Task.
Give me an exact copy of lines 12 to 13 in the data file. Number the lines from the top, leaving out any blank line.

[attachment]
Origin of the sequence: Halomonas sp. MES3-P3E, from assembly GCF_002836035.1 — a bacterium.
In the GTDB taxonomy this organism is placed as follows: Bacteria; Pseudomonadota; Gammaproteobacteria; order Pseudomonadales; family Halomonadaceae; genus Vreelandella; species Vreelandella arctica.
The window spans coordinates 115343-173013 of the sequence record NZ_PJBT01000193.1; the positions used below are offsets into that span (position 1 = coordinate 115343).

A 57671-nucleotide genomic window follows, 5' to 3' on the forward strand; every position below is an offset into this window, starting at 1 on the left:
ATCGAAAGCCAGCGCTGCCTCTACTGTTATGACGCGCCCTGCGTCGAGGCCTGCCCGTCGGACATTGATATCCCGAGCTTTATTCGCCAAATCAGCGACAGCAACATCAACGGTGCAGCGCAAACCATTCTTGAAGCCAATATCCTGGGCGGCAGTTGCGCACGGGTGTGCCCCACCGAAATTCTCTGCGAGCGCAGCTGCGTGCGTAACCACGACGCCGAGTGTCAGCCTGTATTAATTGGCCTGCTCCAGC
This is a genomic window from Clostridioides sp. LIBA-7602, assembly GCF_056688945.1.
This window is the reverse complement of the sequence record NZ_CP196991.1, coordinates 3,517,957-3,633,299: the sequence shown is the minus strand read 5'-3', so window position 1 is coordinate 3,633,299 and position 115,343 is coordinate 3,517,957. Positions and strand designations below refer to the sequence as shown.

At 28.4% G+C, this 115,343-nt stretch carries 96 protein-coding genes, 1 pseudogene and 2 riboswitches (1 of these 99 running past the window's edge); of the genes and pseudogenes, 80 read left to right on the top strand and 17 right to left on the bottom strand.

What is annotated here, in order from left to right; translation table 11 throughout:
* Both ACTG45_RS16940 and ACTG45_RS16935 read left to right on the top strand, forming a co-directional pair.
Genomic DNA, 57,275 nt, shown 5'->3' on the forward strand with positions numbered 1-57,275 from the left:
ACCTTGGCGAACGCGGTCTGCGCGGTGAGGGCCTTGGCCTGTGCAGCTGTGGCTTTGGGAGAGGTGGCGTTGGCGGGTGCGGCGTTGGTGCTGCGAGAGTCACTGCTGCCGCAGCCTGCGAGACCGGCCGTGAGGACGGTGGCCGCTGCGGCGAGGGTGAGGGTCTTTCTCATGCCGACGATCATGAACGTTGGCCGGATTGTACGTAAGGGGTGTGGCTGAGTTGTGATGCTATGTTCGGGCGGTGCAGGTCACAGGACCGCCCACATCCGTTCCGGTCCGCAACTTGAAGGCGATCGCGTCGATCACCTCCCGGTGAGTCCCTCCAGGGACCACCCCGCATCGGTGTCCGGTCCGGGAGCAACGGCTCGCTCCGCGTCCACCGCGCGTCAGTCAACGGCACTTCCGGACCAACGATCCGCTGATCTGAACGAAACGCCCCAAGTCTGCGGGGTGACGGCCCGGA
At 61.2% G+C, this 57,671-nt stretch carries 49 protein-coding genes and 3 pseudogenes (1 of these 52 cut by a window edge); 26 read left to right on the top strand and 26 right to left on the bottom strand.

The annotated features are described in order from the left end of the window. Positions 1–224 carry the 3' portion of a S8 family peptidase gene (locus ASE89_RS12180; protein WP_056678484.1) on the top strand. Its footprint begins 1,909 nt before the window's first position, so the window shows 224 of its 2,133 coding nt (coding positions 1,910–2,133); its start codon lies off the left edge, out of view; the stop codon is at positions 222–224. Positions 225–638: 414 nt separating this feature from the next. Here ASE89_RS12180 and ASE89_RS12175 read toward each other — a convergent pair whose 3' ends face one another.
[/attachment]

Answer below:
ACCTTGGCGAACGCGGTCTGCGCGGTGAGGGCCTTGGCCTGTGCAGCTGTGGCTTTGGGAGAGGTGGCGTTGGCGGGTGCGGCGTTGGTGCTGCGAGAGTCACTGCTGCCGCAGCCTGCGAGACCGGCCGTGAGGACGGTGGCCGCTGCGGCGAGGGTGAGGGTCTTTCTCATGCCGACGATCATGAACGTTGGCCGGATTGTACGTAAGGGGTGTGGCTGAGTTGTGATGCTATGTTCGGGCGGTGCAGGTCACAGGACCGCCCACATCCGTTCCGGTCCGCAACTTGAAGGCGATCGCGTCGATCACCTCCCGGTGAGTCCCTCCAGGGACCACCCCGCATCGGTGTCCGGTCCGGGAGCAACGGCTCGCTCCGCGTCCACCGCGCGTCAGTCAACGGCACTTCCGGACCAACGATCCGCTGATCTGAACGAAACGCCCCAAGTCTGCGGGGTGACGGCCCGGA
At 61.2% G+C, this 57,671-nt stretch carries 49 protein-coding genes and 3 pseudogenes (1 of these 52 cut by a window edge); 26 read left to right on the top strand and 26 right to left on the bottom strand.